Educational Resources
The telephone building at 14th and Curtis streets in Denver is a venerable—and historic—landmark. But that doesn’t mean it’s always been there.

In 1928, the building was unfinished. In 1927, the building was but a dream of the Mountain States Telephone & Telegraph Company. Prior to that the area was a run-down skid row and then a business district. And prior to being slums, the area was the place for the well-to-do, for the movers and shakers of society to meet and live and play.

Even further back the area was home to the pioneering settlers of what came to be known as Denver, and before that the home of Native Americans. And before that the future site of the 15-story building was but part of a sea of prairie grass, intersected by creeks and rivers, with its western side facing the mountains and the eastern side facing the seemingly endless plains.

Follow the Site History links below for a more thorough description of the history of the area (or click here to continue a "Guided Tour").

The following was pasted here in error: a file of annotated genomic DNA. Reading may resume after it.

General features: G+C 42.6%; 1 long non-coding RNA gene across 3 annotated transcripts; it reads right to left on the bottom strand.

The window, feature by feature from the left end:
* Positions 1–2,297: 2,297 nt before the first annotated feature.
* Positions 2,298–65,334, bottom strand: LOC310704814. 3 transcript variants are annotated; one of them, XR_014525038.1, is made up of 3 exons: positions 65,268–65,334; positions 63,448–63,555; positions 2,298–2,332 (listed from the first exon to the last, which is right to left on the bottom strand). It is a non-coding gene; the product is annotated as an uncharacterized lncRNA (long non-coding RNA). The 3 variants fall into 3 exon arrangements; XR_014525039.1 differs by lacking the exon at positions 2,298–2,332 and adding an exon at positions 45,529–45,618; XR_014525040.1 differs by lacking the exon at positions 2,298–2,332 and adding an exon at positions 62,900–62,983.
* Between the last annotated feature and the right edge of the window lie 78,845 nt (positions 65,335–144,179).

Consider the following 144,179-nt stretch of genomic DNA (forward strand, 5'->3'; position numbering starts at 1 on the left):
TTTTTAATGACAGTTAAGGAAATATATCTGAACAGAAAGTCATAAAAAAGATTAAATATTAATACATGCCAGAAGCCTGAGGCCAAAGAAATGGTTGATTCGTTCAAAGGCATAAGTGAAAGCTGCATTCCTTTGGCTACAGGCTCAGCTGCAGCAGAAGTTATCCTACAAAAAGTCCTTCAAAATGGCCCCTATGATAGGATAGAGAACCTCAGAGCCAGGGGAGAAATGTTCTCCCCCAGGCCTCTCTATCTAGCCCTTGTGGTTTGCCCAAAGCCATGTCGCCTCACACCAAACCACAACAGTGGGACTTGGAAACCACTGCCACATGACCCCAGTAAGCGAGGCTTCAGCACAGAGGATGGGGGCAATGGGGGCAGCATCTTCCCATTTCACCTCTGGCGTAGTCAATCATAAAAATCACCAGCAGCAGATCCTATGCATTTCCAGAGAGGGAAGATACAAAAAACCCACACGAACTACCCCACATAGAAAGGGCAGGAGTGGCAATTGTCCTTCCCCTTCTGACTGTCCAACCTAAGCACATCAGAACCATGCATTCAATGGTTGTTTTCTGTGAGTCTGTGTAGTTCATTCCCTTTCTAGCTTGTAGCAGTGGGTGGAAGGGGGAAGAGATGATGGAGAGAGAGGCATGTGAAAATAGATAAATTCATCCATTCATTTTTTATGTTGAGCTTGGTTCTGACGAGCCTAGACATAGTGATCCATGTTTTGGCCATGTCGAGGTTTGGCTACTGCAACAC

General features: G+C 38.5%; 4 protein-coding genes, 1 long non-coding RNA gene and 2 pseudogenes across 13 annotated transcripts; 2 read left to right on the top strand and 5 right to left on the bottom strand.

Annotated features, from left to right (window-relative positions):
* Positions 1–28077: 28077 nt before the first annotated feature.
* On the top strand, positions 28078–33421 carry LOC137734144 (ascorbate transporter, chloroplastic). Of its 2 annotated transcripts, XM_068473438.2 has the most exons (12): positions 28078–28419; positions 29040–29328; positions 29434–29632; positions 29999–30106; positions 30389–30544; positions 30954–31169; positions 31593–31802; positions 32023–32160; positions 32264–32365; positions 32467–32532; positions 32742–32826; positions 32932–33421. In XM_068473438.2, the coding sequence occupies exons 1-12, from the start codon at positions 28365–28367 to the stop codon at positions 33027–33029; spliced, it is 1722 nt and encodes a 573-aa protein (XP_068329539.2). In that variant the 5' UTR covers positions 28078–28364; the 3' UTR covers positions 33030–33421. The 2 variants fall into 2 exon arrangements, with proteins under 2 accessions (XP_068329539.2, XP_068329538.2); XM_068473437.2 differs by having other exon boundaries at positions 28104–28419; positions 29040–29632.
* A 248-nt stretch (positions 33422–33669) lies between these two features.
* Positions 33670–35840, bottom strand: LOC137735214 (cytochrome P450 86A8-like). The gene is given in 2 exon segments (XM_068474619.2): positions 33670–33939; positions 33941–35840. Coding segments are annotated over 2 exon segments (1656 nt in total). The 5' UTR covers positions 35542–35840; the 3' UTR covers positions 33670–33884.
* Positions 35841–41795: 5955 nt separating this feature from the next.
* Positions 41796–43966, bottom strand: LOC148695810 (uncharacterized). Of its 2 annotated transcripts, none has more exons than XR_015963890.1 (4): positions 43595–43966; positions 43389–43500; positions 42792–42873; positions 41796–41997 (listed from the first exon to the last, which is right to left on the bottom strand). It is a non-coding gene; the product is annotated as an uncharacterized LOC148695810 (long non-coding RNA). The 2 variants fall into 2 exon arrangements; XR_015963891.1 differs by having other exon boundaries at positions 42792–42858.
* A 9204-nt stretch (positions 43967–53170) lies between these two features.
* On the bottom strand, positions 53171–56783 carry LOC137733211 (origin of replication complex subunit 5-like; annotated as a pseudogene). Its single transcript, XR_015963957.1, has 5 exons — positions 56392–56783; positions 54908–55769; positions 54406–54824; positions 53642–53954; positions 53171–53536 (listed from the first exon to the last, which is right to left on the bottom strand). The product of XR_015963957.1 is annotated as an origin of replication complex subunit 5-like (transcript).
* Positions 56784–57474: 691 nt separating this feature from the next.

Front of Exhibit
Building Site History
Local History of Communications
Architecture and Construction
Working in the Palace and Tour
Arapaho and Schooners
Growth of Denver
Skid Row
Building Site Chosen
Smoke Signals
Pony Express
Trains and Telegraphs
Local Phones
The Drawing Board
In Use
14th St Outer
14th St Inner
Curtis St Outer
Curtis St Inner
And More
Main Floor
Even Floors
Odd Floors
Fourteenth Floor
Fourteenth Floor Museum
Fifteenth Floor

You are currently in the Building Site History section of the 931 Building exhibit. Please click on the menu items above to move to other parts of the exhibit, or use the menu below to go to other parts of the Telecommunications Virtual Museum.

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